The Remy Experience

The décor of Remy Restaurant is inspired by the animated Disney film Ratatouille, wherein a talented Parisian rat - pronounced "rah" in French, makes a young, aspiring Parisian chef into a culinary master by hiding within his chef's hat and directing his every move. There are subtle bits of homage to the movie throughout the restaurant décor - with a rendering of the original kitchen from the animated movie the most noticeable work of art.

I was privileged to attend a tasting in Remy Restaurant during my Disney Dream preview. Both chefs du cuisine, Lallement and Hunnel, along with onboard executive chef Albert, were present to answer our questions. The "star," Arnaud Lallement, was born and resides in France, so Scott Hunnel did most of the talking. He described the process of creating the menu, including the challenges of being on a ship at sea with sometimes limited proximity to the all important provisioning, as well as working in an all-electric kitchen because open flames are not allowed.

The Remy kitchen is divided into two separate areas, one for the creative cuisine of each contributing chef. Both have 12 people to prepare the food nightly. Onboard, everyone is under the ultimate command of Chef Patrick Albert while Lallement and Hunnel plan to visit the ship every few months to review and revise as needed.

Guests who book dinner in Remy are invited to meet the Remy sommelier in advance to taste and pre-select their wines. There are two wine lists: one with 200 vintages from throughout France, and Remy's Vault with rare wines from all over the world.

Additionally, during the dinner service, sommeliers select 22 wines from Remy's Vault to create that evening's wine list, presented in an elegant velvet-lined book with the name of each wine engraved on a silver-plated plaque. A 1947 Ch�teau Cheval Blanc, considered one of the best vintages in the world, is available for $25,000. That wine is depicted in the movie "Ratatouille" as the vintage requested by the movie's food critic. There is also a 1964 Chateau Latour for $13,000. These are likely the two rarest and most expensive bottles of wine in any cruise ship collection. Select wines from the French list also are available by the glass.

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Private room in Remy   Champagne Cocktail   Picture of Ratatouille Kitchen

Our Remy tasting experience began the same as every dinner will begin, with the signature champagne cocktail prepared tableside. A martini glass is filled with Taittinger Champagne and a splash of vodka. Add a sprig of mint, a twist of fresh apricot and a lightly crushed raspberry.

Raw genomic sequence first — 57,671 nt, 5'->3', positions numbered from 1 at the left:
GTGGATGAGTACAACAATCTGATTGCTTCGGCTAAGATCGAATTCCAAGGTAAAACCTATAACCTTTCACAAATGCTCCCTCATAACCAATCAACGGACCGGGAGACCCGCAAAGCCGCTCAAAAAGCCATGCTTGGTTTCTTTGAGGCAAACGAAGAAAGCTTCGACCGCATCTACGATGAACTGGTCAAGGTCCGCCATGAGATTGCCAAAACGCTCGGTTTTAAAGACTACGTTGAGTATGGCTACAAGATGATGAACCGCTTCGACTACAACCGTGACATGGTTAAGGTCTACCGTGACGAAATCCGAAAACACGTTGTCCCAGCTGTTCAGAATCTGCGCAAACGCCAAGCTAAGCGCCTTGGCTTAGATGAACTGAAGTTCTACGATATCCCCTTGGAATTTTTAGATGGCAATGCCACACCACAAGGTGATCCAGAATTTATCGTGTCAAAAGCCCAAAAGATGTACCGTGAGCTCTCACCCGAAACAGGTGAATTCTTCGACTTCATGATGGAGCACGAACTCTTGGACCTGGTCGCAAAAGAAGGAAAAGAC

Next, I was given a beautifully executed "langoustine" (a small Norwegian lobster tail) topped with lobster roe and accompanied by Caesar foam. The surprisingly tender flamingo-colored flesh was nicely juxtaposed with a tangy caramelized top. Next I relished a slice of freshly smoked bison with fennel salad and blood orange.

Regular dinner includes eight or nine small courses before a spectacular dessert. Other delights on the full menu include wild loup de mer (sea bass); Australian Wagyu (the breed of cattle for Kobe beef); a tomato tart with Parmesan espuma (foam); coastal turbot with vin jaune (a yellow sauvignon wine sauce) and gnocchi, and young pigeon pie with foie gras, spinach and tomato.

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Wine List for Remy   Remy Table in Wine Cellar   Window Tables in Remy

Desserts include vanilla-poached pear or a dark chocolate praline with cocoa sherbet. The recommended pairing is French press coffee and grand cr�me. After dinner all guests are treated to the appropriate but coincidentally named Rémy Martin Louis XIII Rare Cask Cognac served from an elegant Baccarat crystal decanter. Aged in centuries-old casks, this is said to be one of the most sought-after cognacs for connoisseurs.

The Remy Restaurant seats only 80 patrons per night at banquettes and window-side tables for two adorned with Frette linens and custom made Christofle silverware and china. There is a private room which seats eight people. The service fee is $75 per person, with the option of wine pairings with each course for an additional $99 per person.

The Remy Restaurant dress code for men includes a jacket and dress pants and shoes (ties are optional). Cocktail dresses, evening dresses, pant suits or dressy skirts and blouses are the options for ladies. Children aged 18 and under are not invited.

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